The Scripture from Colossians 3:12-17 reminds us of the characteristics that fill us with the light of Christ – “compassion, kindness, humility, gentleness, and patience. Be tolerant with each other and, if someone has a complaint against anyone, forgive each other … and over all these things put on love which is the perfect bond of unity.” We needed this Scriptural reminder as we sought to do the business of the Annual Conference in this contentious time. We did not always achieve this standard, but it was evident that we were working at it.

Our Annual Conference experience included some incredible worship. We were blessed with music that made our spirits soar and allowed us to express our faith in Christ and his saving grace. We honored pastors and pastor’s spouses who died this year. We commissioned and ordained three people into service as pastors and deacons. You see the whole life cycle in 3 days – those who served and now rest eternally with God and those who are answering God’s call to serve the present and future. We were inspired by the word proclaimed and responded with generosity supporting four projects that bring Christ’s love to those in need, homeless and hungry college students and young adults, people who have experienced a disaster, asylum seekers, and our brothers and sisters at Huachuca UMC who lost so much in a fire this year.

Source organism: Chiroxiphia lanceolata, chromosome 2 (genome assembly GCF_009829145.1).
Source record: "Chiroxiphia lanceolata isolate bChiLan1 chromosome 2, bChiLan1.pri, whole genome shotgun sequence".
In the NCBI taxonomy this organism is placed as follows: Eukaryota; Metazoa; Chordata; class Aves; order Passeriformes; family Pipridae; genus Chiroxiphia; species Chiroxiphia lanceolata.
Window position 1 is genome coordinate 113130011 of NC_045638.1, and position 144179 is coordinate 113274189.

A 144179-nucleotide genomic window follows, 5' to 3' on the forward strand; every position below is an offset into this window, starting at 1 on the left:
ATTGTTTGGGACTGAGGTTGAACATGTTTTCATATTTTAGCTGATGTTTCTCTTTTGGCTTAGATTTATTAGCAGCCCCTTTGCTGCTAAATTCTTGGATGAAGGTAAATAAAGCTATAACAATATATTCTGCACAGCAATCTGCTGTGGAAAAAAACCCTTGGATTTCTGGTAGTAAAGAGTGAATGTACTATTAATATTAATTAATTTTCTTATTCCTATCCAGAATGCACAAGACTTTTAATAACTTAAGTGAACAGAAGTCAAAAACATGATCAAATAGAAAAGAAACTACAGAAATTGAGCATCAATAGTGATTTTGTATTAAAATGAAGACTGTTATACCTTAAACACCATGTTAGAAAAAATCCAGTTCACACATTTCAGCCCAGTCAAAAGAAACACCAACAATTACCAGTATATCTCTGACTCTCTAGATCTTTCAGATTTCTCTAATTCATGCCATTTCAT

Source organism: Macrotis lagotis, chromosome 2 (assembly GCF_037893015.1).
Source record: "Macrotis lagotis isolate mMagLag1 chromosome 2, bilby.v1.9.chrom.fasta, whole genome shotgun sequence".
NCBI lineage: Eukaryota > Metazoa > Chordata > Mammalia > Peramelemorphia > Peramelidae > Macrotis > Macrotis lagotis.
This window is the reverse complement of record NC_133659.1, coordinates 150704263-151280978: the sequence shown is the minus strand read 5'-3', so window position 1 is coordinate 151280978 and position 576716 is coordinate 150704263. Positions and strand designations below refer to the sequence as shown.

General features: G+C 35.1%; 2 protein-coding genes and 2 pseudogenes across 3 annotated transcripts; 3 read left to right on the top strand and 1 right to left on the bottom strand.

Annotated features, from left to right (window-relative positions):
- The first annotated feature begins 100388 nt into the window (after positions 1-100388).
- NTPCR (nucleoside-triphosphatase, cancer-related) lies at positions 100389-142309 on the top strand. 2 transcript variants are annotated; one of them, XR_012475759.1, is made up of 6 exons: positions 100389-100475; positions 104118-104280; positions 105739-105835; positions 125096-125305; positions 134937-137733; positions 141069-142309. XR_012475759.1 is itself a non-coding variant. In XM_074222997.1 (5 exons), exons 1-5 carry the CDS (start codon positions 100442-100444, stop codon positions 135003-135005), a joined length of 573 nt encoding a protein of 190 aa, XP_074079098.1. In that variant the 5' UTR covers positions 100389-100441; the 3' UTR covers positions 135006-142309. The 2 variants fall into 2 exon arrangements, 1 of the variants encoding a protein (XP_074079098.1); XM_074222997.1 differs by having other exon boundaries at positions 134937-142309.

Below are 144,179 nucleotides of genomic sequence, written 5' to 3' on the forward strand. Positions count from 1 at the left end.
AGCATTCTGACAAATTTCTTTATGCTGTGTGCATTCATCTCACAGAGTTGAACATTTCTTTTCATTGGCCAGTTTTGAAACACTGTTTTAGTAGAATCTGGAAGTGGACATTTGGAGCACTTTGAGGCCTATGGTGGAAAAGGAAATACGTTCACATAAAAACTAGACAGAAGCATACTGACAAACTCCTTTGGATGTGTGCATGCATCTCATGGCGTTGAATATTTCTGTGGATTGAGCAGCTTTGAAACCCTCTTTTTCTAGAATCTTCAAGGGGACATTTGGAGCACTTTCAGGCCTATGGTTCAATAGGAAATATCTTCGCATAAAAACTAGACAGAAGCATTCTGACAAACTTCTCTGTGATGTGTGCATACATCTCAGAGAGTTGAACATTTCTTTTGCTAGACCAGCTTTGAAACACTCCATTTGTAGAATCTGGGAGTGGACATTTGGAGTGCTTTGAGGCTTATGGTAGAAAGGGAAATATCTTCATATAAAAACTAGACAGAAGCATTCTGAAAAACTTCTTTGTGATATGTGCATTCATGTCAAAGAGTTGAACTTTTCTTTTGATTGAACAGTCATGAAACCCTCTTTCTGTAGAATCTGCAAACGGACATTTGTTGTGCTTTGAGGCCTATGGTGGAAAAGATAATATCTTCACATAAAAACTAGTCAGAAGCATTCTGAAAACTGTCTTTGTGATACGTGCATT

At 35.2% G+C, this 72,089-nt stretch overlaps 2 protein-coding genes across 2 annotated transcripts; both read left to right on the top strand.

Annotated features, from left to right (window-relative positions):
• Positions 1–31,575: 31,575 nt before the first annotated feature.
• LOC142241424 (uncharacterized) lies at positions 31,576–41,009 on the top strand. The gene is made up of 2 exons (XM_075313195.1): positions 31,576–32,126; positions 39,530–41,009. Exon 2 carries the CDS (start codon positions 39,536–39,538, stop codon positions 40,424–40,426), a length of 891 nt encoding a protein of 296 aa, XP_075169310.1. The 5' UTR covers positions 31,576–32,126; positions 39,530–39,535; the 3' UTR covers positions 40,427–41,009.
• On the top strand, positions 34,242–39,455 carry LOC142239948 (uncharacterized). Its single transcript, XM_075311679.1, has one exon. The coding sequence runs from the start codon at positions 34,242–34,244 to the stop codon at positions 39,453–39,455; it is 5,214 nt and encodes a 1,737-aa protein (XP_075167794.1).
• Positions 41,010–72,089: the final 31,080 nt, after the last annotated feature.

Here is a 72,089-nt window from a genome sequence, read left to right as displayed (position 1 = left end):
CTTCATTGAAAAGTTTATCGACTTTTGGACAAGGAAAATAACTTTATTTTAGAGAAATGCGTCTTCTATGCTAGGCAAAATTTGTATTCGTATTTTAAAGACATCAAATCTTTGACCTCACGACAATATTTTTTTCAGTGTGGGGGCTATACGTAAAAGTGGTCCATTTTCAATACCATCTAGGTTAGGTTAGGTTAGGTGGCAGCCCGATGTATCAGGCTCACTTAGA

We did some creative dialogue about our feelings now and our hopes for the future led by a young adult United Methodist laywoman named Alyssa Edmondson. Alyssa and her helpers were a refreshing breath of the Spirit and a reminder to me that God will continue to raise up dedicated leaders in every generation.